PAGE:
Writing an ebook is the same as writing a paper book. In fact, I didn’t know that Becoming Free would be an ebook at first. But I’m excited for the new experience. I’m looking forward to promoting it.
What gave you the idea for this women’s self-help book?
My clients were the ones who inspired me to write Becoming Free. I learned so much from them and was so impressed by their hard work in therapy, I wanted to share their stories and their healing process with everyone.
How do you envision women use this book?
Understanding the concepts in this book can benefit all of us. The discussion on motivation and work ethic (First Section) is something I think we all need to review often. The chapters on understanding of self and communication (Second and Third Sections) are skills everyone uses daily. I love the last part (Fourth Section) on healing techniques. It a compilation of the most effective concepts and procedures I have gathered together over the years–methods that will lead us all to live a life full of peace and positive energy.
You can read the book straight through, but it’s really designed to create change by being used slowly over time to alter your habits and establish positive thinking skills. Enjoy! Happy Reading!.
Here are the links to buy the book on Amazon and Barnes and Noble.
Becoming Free on Amazon
Becoming Free on Barnes and Noble
There is a giveaway for each book below…enter both!
Enter for a free $25 Amazon gift card: Love, Hugs, and Hope
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Enter for a free $25 Amazon gift card: Becoming Free
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Today on Inklings, I’m excited to interview author pal Jenny Proctor. We met a few years ago when we were both writing for Mormon Mommy Blogs, and I’m super happy to have her as a sister author at Covenant.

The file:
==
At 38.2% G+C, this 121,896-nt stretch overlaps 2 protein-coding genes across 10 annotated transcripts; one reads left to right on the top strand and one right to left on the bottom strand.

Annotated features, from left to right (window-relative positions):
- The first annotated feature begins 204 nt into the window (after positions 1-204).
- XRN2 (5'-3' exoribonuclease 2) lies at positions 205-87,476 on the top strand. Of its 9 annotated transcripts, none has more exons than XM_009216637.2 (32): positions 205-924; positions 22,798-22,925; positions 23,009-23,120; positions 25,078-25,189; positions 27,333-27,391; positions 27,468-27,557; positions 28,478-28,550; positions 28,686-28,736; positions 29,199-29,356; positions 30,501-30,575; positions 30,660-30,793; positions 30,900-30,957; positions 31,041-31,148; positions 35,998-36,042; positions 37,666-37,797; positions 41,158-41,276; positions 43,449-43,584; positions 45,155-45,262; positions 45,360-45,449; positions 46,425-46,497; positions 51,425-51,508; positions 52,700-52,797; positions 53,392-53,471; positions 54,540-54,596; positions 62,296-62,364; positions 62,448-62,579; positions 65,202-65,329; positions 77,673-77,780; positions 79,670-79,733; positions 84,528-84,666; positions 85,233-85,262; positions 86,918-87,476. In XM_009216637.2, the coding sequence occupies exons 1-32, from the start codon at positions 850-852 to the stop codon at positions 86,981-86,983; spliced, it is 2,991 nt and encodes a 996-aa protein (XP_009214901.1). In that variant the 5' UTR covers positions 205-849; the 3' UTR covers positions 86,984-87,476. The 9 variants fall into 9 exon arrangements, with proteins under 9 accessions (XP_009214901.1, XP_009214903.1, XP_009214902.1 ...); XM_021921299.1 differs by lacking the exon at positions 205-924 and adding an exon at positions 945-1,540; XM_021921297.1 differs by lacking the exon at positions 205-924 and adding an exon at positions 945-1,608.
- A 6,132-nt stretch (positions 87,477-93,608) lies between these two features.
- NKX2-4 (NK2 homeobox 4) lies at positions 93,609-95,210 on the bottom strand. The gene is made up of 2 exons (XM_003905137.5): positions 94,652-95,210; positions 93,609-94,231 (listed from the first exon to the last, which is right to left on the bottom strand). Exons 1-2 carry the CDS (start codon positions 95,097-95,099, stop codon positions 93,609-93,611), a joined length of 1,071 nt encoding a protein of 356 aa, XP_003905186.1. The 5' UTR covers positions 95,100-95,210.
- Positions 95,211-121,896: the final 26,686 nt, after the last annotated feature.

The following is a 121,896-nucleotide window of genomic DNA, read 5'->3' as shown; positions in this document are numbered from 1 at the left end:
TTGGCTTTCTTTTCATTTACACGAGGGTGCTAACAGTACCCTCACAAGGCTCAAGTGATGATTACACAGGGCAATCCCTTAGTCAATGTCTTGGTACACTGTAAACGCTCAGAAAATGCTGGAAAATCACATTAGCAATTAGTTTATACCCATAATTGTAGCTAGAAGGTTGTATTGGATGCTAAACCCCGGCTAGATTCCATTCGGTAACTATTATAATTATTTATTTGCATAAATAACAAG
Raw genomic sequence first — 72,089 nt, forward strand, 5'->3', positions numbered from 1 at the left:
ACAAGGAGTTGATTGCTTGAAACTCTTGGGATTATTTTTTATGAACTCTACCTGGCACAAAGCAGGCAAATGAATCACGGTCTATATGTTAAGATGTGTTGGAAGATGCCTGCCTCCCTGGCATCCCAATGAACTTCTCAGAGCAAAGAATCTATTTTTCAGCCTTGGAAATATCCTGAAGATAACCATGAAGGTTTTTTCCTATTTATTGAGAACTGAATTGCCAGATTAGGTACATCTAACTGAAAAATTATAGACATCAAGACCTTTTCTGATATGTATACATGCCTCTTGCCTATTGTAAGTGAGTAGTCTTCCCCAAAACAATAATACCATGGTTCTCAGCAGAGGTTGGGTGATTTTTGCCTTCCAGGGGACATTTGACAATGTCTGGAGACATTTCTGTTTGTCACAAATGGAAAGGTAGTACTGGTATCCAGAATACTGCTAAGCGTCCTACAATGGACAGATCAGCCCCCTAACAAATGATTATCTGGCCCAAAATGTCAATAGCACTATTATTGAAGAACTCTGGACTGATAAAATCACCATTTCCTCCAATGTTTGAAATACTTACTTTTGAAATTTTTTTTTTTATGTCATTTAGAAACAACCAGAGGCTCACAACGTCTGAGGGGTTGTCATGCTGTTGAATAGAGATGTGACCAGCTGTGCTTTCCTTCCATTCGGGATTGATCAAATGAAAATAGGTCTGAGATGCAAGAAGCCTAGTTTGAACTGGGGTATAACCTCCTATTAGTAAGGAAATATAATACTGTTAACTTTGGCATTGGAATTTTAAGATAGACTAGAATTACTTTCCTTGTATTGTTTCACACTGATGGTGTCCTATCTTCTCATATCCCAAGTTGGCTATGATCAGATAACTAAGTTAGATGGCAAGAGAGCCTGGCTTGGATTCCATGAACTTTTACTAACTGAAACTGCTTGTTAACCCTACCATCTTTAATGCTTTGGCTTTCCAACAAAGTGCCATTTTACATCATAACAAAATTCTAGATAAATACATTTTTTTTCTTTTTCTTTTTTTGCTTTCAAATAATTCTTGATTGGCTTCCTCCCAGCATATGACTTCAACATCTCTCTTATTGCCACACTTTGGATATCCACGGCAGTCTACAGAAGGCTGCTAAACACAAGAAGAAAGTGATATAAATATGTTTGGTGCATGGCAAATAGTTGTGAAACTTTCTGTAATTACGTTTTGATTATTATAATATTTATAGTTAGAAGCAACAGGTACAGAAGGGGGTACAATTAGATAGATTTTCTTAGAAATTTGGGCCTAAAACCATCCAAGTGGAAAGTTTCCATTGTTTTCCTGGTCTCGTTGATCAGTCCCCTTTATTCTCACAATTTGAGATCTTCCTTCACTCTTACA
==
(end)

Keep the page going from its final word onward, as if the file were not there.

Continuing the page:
Here’s Jenny. Isn’t she pretty?
Here’s her book:
How did you come up with the idea for your book? The House at Rose Creek is about a woman named Kate who reconnects with her family history. I actually wrote a short story about Kate’s ancestors first, and then her story evolved from there. The short story, in many ways was based on my own family history and has a few parallels to things that actually happened to my ancestors. For example, I have a great, great, great grandfather that sailed to America from Scotland, where he lived for six years before he could afford to bring his wife and children across. Nine months after his wive arrived in America, another son, my great, great grandfather was born. He was named after George Washington, in honor, I expect of him having been the first born in the United States. The idea of families separating for long periods of time all to try and make a better life for themselves is what originally inspired my writing.
How long did it take to write? The first draft took three months. After that, I edited and tweaked for six more before I was ready to look for a publisher.
How do you find time to write with little ones? Many days, I don’t! I have to be forgiving. I read a lot about authors who commit to write a certain number of words everyday. I’ve tried it, but I generally end up feeling very frustrated with myself when it doesn’t happen. I have six kids… from age 1 all the way up to age 12. I write when I can, but I try really hard not to stress when it doesn’t happen. For the most part, if writing does happen, it’s either really late night, or super early in the morning.
Did you pitch your book in person at a conference or did you cold-query? I knew so little about the LDS Publishing world when I first started writing. I’d never been to a writing conference and had no idea what querying even involved. I did a little bit of research, then sent the book to Covenant through their online submission process, and they said yes. Not a very dramatic story, huh?